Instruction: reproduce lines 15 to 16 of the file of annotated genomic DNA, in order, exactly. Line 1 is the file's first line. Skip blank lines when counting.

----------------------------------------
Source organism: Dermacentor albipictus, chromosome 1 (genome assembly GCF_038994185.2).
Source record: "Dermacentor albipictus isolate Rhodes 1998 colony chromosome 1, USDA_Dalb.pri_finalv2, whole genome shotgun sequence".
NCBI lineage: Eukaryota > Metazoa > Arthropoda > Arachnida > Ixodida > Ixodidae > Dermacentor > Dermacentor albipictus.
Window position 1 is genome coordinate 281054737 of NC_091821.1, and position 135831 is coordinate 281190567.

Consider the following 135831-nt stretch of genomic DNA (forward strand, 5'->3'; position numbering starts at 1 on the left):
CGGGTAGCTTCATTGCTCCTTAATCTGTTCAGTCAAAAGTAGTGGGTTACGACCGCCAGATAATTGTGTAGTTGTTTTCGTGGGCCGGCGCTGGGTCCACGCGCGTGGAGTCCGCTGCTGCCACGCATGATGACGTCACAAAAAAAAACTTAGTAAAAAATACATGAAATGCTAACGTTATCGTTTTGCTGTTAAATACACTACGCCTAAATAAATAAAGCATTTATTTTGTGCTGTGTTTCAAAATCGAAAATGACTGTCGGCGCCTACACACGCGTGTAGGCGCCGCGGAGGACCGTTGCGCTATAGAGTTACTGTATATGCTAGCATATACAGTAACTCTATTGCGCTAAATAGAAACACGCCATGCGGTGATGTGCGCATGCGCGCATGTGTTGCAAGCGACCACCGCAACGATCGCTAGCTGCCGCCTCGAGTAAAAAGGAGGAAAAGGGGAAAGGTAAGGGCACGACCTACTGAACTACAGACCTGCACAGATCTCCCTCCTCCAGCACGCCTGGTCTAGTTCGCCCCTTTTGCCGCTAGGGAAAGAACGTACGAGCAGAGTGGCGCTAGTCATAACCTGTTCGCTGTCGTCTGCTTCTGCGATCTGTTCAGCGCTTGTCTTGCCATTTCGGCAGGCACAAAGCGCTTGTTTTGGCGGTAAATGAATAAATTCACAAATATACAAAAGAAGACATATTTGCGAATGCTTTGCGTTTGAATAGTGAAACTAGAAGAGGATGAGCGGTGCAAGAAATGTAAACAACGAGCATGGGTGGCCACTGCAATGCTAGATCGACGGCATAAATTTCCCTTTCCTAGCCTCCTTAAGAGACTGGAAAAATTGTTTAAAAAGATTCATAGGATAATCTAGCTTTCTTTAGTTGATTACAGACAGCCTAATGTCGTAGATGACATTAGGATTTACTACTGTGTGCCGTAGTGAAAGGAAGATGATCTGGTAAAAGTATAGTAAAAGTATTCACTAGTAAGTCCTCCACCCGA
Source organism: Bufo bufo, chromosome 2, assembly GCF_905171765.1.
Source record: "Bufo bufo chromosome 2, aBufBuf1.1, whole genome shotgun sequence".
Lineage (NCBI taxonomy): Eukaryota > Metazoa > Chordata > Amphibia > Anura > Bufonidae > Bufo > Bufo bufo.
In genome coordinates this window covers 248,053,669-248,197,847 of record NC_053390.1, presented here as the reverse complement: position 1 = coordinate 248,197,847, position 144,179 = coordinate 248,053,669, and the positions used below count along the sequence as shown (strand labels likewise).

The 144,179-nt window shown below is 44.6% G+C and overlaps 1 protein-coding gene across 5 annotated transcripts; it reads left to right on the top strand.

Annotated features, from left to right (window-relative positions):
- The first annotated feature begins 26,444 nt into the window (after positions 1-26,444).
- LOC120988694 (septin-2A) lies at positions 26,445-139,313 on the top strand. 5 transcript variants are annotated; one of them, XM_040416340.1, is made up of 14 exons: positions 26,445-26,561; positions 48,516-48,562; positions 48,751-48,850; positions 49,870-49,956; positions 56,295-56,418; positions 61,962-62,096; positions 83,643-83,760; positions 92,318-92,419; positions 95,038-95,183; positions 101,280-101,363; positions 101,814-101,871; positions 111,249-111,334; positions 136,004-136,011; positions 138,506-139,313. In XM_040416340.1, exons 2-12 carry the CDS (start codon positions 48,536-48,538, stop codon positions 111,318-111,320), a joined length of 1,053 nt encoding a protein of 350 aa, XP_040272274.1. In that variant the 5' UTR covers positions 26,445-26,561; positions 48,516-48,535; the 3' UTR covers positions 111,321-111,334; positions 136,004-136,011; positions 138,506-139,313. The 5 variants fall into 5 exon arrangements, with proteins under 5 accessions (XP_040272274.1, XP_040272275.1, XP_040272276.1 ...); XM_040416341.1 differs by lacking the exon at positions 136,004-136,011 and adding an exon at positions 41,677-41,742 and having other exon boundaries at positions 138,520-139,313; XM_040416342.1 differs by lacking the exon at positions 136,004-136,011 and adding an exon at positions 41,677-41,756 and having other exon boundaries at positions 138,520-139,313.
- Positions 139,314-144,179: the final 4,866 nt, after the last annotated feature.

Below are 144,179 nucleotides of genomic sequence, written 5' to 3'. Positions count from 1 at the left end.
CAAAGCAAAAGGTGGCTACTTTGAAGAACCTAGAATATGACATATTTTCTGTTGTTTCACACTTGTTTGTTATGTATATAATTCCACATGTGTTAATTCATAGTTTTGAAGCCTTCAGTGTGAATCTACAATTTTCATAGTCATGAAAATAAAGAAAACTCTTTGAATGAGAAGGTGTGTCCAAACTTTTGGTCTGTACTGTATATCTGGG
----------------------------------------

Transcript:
- Positions 139,314-144,179: the final 4,866 nt, after the last annotated feature.

Below are 144,179 nucleotides of genomic sequence, written 5' to 3'. Positions count from 1 at the left end.